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Brian Cody

Brian Cody

Fennelly says Kilkenny are going through a transition


By John Harrington

Michael Fennelly says that the Kilkenny hurling team is going through a period of transition and won’t be one of the favourites to win this year’s All-Ireland title.

He believes teams like Galway, Tipperary, and Waterford have a better balance of proven players and talented newcomers, but still hopes that Kilkenny will make forward strides in 2017.

“It's definitely a transition period, without a doubt, and it probably has been over the last year or two as well. But, yeah, look, teams like Galway, Tipperary, and Waterford, a lot of their players are now quite mature," he said.

“They're there a while now and they have a good balance of some youth and older players.

“So I think Kilkenny will take a bit of time to get up to those highs again, but I'm looking forward to see those players develop and improve and to give them a chance to set their own legacy and history.

“They won't be favourites to win an All-Ireland, but once they're improving and competitive, that's a big plus.”

Fennelly believes that Kilkenny can be successful in the coming years even though there aren’t any ‘All-Stars’ in the younger generation of players that have broken onto the panel.

The recently retired eight-time All-Ireland winner played with some of the greatest hurlers in the history of the game like Tommy Walsh, Henry Shefflin, and JJ Delaney.

Kilkenny's Martin Keoghan (l) and Sean Morrissey chase Kildare's Martin Fitzgerald in the recent Bord na Móna Walsh Cup clash between the two counties.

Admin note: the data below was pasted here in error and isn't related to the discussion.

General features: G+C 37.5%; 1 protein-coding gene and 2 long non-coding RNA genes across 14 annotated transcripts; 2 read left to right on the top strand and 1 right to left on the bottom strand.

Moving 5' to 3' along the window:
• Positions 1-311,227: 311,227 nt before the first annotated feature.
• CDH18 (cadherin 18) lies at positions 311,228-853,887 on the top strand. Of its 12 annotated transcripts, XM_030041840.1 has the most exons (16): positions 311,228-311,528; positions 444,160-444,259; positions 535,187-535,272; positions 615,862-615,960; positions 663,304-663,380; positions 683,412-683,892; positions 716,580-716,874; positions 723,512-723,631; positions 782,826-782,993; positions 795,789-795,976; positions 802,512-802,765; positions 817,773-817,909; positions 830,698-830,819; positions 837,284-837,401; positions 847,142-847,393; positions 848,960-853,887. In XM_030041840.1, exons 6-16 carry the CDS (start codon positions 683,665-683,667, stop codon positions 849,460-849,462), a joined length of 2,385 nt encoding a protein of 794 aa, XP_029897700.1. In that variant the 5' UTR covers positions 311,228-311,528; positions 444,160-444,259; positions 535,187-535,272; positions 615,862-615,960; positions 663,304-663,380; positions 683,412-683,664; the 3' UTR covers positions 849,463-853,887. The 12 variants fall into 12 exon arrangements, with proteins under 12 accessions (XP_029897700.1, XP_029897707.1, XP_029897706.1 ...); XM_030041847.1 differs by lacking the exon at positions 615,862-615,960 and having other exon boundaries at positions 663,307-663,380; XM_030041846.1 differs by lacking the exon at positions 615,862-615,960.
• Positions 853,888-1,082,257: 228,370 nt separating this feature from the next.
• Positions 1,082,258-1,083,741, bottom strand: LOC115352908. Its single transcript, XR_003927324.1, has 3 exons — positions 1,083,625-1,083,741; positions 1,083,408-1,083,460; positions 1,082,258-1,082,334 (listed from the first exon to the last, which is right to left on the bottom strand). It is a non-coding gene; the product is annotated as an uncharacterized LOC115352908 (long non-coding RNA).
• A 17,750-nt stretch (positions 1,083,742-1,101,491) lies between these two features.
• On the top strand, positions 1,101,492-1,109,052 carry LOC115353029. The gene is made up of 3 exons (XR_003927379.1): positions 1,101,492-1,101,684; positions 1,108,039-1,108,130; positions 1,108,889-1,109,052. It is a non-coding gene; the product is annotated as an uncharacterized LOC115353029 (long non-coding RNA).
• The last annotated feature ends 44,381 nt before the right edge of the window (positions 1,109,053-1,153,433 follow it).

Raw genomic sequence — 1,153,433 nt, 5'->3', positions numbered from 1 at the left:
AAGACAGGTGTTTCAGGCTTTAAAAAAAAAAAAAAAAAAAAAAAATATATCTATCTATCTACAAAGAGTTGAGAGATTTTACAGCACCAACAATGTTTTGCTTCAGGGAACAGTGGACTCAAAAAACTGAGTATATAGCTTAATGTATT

Kilkenny's Martin Keoghan (l) and Sean Morrissey chase Kildare's Martin Fitzgerald in the recent Bord na Móna Walsh Cup clash between the two counties.

But even though the current crop doesn’t boast players who were house-hold names by a young age, he still thinks they can make the grade.

“The potential is there, they just have to make it work,” he said.

“Again, there's no All-Stars as such that we would have seen before like Richie Hogan who would have been spotted when he was younger.

“Richie Power would have been spotted. Tommy Walsh would have been spotted.

“There's probably no stand-out players like that, but, again, you don't need that once you have a good bunch of players with good commitment, good values, and they're looking to push themselves and improve and develop, you never know where you'll end up if you have that.”

Fennelly took some time to establish himself as a regular in Brian Cody’s first choice 15 and was a substitute for the 2006, 2007, 2008, and 2009 All-Ireland Finals.

Michael Fennelly pictured at the launch of Peptalk’s All Ireland Games, an intercompany wellbeing challenge that allows companies all over Ireland compete against each other.
Michael Fennelly pictured at the launch of Peptalk’s All Ireland Games, an intercompany wellbeing challenge that allows companies all over Ireland compete against each other.

He believes that’s because he waited for things to happen rather than put his best foot forward, and he’s warned the young players currently on the Kilkenny panel not to make the same mistake.

“I would have actually sent a message when I finished up in the (Whatsapp) group there with that exact message,” said Fennelly.

“Saying basically I made a mistake when I first came in or I was a bit naive in terms of how I came in.

“I told them to just jump straight in there and don't be holding back for a year or two or three years thinking you'll get your place then at that time.

“I was coming up against the likes of Derek Lyng and people were saying to me when he retires I'd be in there.

“I was nearly kinding of waiting for it, to be honest. I waited and then Michael Rice came out midfield and then Cha came out midfield as well and I was like, 'Oh my God, this is a nightmare'.

“You're thinking, great, people are saying this, that this will happen for me. And you're probably waiting for it to happen instead of actually making it happen. That's something too psychologically that I would be very conscious of with younger players.

“You hear a lot of talk with the word potential. Potential is a good thing in one sense, but in another sense you haven't achieved anything yet really.”

*Michael Fennelly was speaking at the launch of Peptalk’s All Ireland Games, an inter-company well-being challenge that allows companies all over Ireland compete against each other. For more information check out http://www.peptalk.ie/all-ireland-games. *

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